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I am coding in VB.Net, VS 2008. I wrote a console app that consumes 2 web methods from a web site application. I need to enhance this console app so that it launches the web methods continuously, perhaps every x minutes (during business hours), but never before the last invocation has terminated, whose duration may vary, depending on how many accounts there are to process.

Originally, I scheduled the application using Task Scheduler, but I think this doesn't prevent two invocations at the same time.

Although I have seen many posts on using timers, I haven't found exactly what I need.

So far I have:

Dim aTimer As New System.Timers.Timer()
    AddHandler aTimer.Elapsed, AddressOf TriggerWebMethods

' Set the Interval to 10 minutes:
aTimer.Interval = 1000 * 60 * 10            '(1 second * 60 = 1 minute * 10 = 10 minutes)
aTimer.Enabled = True
aTimer.AutoReset = True
  1. When should Timer.Elapsed be used vs. Timer.Tick?
  2. What is the difference between Timer.Enabled vs Timer.Start, and should I be selecting just one?
  3. I would like the 2nd web method to kick off when the first one is done.

I'd like to keep this as simple as possible. Thank you for all help.

share|improve this question
What does your TriggerWebMethods() method look like? – Jeff Mercado Dec 22 '10 at 21:08
The whole process is fairly complex: data is being transferred from the db on one server to the db on another, encrypted, and then, asynchronously, transferred to a destination server, where it is decrypted. New data will become available for transmission throughout the day. So TriggerWebMethods contains a call to each web reference, followed by logging the time to the Event Log. – DeveloperM Dec 22 '10 at 21:17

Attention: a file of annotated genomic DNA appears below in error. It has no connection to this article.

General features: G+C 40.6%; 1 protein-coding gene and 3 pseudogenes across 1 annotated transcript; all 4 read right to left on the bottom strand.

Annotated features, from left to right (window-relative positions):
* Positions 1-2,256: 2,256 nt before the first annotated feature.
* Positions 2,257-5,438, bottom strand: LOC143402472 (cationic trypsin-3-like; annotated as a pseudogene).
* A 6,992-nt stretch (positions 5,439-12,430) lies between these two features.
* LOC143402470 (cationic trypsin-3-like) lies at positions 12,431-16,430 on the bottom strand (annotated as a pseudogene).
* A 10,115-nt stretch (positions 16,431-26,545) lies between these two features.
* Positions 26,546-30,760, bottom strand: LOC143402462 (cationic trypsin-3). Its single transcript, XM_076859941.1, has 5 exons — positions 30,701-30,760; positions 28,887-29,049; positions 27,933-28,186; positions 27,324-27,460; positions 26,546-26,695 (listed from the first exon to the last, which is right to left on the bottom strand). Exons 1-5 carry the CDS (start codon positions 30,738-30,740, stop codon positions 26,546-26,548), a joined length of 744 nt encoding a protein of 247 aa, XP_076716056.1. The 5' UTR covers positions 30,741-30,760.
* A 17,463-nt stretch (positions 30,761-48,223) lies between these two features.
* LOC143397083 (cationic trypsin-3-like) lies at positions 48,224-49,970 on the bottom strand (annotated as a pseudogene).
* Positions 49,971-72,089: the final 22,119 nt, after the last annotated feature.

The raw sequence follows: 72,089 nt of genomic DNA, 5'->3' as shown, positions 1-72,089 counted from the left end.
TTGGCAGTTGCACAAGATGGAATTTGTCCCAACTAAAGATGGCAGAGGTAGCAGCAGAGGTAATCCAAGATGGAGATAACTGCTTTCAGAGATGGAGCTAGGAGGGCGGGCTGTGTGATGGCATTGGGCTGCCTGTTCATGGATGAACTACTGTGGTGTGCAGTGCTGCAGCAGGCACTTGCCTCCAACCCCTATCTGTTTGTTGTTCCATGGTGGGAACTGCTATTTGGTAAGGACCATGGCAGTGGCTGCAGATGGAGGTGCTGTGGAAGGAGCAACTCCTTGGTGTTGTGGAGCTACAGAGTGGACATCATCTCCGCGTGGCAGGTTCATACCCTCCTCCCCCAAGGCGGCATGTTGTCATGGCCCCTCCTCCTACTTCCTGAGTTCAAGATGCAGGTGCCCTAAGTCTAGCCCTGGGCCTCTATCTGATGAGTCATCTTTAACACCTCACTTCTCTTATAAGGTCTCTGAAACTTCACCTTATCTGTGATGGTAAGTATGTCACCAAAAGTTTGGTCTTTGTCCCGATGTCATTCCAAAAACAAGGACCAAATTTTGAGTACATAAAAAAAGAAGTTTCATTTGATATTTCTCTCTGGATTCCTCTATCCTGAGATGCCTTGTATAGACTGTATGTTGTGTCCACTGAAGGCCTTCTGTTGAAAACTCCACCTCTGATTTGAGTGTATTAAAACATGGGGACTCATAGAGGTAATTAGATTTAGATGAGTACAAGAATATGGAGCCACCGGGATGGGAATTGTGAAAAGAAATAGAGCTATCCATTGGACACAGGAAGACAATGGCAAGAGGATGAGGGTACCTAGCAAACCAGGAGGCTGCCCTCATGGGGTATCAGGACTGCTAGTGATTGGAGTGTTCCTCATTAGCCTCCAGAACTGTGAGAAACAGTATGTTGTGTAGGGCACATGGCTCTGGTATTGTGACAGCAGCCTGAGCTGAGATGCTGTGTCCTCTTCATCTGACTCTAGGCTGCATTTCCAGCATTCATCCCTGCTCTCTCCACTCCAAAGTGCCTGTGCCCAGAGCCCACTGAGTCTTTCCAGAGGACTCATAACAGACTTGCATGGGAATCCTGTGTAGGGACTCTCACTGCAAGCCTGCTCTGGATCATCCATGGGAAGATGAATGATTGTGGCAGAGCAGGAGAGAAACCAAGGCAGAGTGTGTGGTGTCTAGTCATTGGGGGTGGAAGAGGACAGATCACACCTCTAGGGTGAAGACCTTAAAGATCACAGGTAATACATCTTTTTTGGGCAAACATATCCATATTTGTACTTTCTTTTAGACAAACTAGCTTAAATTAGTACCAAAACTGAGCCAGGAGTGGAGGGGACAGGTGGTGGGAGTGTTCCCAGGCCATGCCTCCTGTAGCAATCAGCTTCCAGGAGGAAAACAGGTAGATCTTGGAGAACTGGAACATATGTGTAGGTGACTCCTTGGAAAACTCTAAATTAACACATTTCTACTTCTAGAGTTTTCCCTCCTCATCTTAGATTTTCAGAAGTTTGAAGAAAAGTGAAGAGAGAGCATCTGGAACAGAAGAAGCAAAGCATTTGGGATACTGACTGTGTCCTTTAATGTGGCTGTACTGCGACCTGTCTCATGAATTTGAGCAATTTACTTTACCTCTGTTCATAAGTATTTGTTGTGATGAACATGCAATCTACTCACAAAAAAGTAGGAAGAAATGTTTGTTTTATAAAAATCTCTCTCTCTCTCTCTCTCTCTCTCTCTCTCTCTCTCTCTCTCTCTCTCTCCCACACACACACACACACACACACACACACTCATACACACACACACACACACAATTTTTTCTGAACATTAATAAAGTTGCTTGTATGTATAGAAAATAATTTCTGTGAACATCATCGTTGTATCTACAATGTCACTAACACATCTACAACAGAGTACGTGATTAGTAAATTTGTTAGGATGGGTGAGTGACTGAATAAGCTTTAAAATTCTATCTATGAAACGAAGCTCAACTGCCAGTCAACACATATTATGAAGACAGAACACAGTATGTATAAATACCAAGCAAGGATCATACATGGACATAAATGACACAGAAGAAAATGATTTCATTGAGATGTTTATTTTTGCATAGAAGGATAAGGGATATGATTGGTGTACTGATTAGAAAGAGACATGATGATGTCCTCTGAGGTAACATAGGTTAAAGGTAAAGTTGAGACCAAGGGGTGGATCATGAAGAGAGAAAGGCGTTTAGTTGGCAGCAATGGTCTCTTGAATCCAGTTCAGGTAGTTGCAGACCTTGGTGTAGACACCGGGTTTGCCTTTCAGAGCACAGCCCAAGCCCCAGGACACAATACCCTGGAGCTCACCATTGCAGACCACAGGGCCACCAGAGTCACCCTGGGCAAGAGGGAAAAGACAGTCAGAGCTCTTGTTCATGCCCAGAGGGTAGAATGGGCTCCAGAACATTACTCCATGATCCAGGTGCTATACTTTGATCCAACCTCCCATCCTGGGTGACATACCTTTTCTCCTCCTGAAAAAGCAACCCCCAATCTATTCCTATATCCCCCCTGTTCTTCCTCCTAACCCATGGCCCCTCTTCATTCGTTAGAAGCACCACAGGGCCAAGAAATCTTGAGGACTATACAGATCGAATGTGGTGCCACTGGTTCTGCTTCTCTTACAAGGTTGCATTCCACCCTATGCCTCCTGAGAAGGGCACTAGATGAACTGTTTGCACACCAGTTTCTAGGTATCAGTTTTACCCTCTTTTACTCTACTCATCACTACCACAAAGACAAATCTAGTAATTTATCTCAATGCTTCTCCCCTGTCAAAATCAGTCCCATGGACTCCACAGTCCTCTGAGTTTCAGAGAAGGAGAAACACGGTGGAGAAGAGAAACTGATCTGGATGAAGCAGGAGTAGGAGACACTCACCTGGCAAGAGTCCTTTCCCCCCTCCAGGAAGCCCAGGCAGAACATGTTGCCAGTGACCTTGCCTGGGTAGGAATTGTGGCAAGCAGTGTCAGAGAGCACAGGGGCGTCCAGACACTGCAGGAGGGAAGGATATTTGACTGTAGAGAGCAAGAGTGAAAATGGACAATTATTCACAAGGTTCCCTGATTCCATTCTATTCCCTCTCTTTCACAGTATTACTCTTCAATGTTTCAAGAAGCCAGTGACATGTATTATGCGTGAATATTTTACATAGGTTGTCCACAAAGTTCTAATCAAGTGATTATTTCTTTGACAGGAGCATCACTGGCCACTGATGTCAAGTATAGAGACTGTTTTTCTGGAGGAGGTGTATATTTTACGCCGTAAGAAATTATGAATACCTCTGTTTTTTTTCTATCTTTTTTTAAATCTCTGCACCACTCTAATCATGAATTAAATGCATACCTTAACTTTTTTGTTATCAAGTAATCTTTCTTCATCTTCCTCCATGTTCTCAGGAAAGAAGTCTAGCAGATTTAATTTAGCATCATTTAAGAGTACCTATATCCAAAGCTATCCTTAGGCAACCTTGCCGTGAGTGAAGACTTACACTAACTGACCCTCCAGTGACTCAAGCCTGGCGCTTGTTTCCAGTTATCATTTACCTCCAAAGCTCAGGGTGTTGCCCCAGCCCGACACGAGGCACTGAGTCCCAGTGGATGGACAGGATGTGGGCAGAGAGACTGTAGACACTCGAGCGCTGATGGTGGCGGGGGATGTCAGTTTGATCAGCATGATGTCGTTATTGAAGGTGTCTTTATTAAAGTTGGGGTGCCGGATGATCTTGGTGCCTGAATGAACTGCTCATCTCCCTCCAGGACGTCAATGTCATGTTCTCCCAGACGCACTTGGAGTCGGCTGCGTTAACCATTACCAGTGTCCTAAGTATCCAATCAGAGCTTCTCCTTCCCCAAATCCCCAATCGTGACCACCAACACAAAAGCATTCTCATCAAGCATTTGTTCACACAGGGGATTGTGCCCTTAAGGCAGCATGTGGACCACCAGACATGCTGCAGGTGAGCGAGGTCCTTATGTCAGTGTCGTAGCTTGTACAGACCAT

System.Timers.Timer has a Elapsed-Event and System.Windows.Forms.Timer has a Tick-Event. Have a look at this link to see the differences: – Tim Schmelter Dec 22 '10 at 21:24
Tim, thank you for the link. – DeveloperM Dec 22 '10 at 21:27
Any reason why you're not doing this as a Windows Service? – Conrad Frix Dec 22 '10 at 21:52

If you are dealing with a System.Timers.Timer, then you'd only have the Elapsed event available. If a System.Windows.Forms.Timer, then you'd use the Tick event. You're not writing a WinForms app so you would be using the System.Timers.Timer.

Personally, I would only use the Enabled property to see if the timer has been started. I wouldn't use it to start or stop it. Using the Start() or Stop() method makes it very clear what's happening to the timer.

If your web methods execute synchronously, you could just call them one after the other in your TriggerWebMethods() method. The second will not be called until the first completes.

Sub TriggerWebMethods(source As Object, e As ElapsedEventArgs)
End Sub

If asynchronously, you'd have to register a callback on the first web method to execute the second when it completes. In VB, I believe you can use the second directly as the callback, depending on how you make the asynchronous call. (Sorry, my VB is very rusty now so might not be 100% correct syntax)